The UK’s top supermarkets could be set to benefit from a growing source of income. The marketing director of Nestle Rowntree says the spiralling cost of TV advertising is forcing the nation’s biggest food producers to re-examine their marketing strategies.
Writing in the Financial Times newspaper, Andrew Harrison said that brand owners are moving away from expensive TV commercials and seeking new, cheaper advertising alternatives.
He went on to warn that supermarkets are rapidly replacing the nation’s once-dominant TV advertising channel, ITV, as the new mass market medium.
The price of advertising on television has suffered from hyper-inflation. With costs rocketing, even big spenders such as Nestle, which spends over GBP35 million on advertising in the UK each year, are seeking cheaper ways to get their marketing message across. Compounding the problem is the fact that while 15 years ago ITV was the only national commercial channel, now there are over 200.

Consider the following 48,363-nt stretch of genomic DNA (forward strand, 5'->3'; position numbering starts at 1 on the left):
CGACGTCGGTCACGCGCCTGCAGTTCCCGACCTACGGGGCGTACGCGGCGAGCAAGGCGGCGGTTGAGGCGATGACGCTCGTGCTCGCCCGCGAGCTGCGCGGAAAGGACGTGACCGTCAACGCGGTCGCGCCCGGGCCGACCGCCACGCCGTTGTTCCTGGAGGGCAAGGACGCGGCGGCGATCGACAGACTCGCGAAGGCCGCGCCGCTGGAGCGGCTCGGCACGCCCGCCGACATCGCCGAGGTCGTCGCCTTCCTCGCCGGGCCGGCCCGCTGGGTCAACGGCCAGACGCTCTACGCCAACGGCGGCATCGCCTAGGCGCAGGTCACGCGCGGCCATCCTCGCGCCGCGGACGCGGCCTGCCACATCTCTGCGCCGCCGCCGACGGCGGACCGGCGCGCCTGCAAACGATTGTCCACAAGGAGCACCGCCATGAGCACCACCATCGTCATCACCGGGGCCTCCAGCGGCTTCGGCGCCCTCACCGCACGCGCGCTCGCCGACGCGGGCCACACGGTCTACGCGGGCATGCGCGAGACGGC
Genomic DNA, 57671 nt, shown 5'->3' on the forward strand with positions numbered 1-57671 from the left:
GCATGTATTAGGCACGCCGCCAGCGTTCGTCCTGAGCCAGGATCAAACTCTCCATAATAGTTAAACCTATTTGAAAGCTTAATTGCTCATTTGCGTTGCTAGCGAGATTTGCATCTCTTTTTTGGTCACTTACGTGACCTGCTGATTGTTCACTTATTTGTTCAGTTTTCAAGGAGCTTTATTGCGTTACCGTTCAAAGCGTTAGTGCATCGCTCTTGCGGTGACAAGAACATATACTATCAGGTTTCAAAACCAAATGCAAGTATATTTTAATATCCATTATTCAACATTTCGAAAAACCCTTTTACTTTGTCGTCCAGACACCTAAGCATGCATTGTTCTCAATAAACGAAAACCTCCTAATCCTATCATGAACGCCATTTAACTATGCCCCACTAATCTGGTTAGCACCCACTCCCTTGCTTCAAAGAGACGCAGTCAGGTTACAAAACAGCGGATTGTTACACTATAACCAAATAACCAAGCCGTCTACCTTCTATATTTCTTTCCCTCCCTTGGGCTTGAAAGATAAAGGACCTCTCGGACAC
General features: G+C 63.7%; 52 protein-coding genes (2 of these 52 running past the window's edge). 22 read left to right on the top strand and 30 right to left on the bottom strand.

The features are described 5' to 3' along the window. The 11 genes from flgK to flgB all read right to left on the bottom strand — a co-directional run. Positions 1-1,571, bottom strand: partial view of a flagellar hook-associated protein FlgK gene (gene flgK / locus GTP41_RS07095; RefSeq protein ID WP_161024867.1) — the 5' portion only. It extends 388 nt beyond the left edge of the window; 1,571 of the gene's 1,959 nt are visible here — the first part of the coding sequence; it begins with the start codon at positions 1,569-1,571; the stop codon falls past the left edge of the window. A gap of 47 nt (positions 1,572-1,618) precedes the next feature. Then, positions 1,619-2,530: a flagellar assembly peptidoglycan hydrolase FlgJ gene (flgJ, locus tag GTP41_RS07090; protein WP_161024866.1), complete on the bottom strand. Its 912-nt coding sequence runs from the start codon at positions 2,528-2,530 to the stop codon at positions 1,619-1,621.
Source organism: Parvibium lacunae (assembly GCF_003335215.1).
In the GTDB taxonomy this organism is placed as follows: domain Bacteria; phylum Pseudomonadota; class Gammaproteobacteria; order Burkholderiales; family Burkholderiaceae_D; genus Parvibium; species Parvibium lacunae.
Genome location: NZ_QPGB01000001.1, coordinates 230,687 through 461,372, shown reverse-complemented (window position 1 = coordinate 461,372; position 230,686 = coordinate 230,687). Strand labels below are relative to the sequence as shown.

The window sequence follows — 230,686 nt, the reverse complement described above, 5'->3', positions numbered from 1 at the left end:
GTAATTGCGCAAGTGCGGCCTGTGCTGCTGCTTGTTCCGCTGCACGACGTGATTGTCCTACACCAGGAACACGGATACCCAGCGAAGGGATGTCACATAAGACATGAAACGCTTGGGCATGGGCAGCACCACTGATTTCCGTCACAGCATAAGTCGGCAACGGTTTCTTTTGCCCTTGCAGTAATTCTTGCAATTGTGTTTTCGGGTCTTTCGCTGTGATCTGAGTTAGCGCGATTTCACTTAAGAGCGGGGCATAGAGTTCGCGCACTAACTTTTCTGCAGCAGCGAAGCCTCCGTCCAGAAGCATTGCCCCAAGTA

Meanwhile, some 70% of consumer food spending is channeled through the nation’s biggest four supermarkets, making supermarket displays a tempting choice for companies such as Nestle.
Mr Harrison was clear in his analysis of the trend, pointing the finger squarely at the TV industry for failing to maintain television as an exciting force for a new generation of marketers.